Apple has made a lot of noise with its camera-festooned iPhone 11 models, but beyond the lenses and hardware is a lot of interesting software. It's arguably that software that's driving the biggest changes to photography to date.
Some of that software isn’t available yet, such as “Deep Fusion” AI which Apple’s Marketing Chief described as “computational mad science,” or marketing speak for “I’m not really sure what this is yet, but it’s got a cool name.” But one of the technologies that is available right now is “semantic rendering,” which according to an article from Digital Trends is basically an editor in your phone touching up each individual part of your image.
To put it simply, whereas older cameras couldn’t distinguish from subjects in an image and would thus apply universal color edits to a photo, the iPhone can not only pick out a human, but can figure out where the eyes, the hair and other parts of the face are to adjust even parts of parts for optimal exposure. Since the human eye can see more dynamic range than even the best of smartphone or dedicated cameras, this software could be a huge boon to photographers shooting people and other subjects optimized for this technique.
One disappointing thing with all of Apple’s software improvements, however, is that the user isn’t in charge of them, at least out of the box. For instance, Apple’s “Night Mode” activates automatically whether you want it or not, unlike Google’s Android equivalent, “Night Sight,” which is a toggle on phones such as the Pixel 3a XL. It’s possible to envision a scenario where semantic rendering could get confused and try to lift shadows on a photo that might intentionally be a silhouette.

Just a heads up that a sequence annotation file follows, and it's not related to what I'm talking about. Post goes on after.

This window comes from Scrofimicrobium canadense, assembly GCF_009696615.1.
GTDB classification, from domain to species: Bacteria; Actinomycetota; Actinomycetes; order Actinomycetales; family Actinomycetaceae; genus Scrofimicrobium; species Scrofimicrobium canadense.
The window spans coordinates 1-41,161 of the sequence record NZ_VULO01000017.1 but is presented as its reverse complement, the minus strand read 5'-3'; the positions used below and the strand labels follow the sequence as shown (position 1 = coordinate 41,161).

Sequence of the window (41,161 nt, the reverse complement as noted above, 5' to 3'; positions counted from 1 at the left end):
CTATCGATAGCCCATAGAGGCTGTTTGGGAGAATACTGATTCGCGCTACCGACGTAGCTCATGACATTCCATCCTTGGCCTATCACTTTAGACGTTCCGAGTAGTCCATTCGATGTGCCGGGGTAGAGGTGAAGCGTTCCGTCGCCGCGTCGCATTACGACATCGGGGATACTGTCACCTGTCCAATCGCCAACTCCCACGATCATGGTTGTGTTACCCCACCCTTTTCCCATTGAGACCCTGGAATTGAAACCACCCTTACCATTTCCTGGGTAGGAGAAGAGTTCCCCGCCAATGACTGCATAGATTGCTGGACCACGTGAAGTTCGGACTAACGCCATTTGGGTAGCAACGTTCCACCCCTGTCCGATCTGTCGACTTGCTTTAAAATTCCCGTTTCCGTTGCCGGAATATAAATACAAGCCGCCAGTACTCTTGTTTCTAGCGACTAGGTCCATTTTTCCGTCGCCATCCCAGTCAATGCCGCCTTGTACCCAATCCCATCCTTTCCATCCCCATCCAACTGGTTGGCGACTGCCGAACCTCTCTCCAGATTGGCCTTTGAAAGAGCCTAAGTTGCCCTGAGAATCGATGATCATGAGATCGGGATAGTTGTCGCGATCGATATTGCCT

Likewise, Apple’s phones lock out other advanced features such as raw files. To get these things, you need a third party camera app, such as ProCam, but it’s not clear whether options such as Deep Fusion, Night Mode and semantic rendering will be available in thirds party apps through Apple’s camera SDK. It’s an open question as to whether any of these changes could be applied to a raw file anyway, at which point it ceases to become a raw file.
The other factor to consider is whose skin the photos are optimized for. It's well known that skin-tone rendering for film was set early on by Kodak's "Shirley Cards," a white woman, which meant that films didn't do so well with darker skin tones. If there isn't consideration given in the programming for a more diverse range of people this could also mean that the feature is useless for some ethnicities.
It may not matter much to end users anyway. As of October, a look at Flickr’s Camera Finder shows that the top cameras for the entire photo community aren’t cameras at all. They are the: Apple iPhone 6, iPhone 6s, iPhone 5s, iPhone 7, and iPhone 7 Plus. People just want to point their phones at things and take pictures, it seems, and not worry about the rest. The latest technologies from Apple seem poised to help them do just that.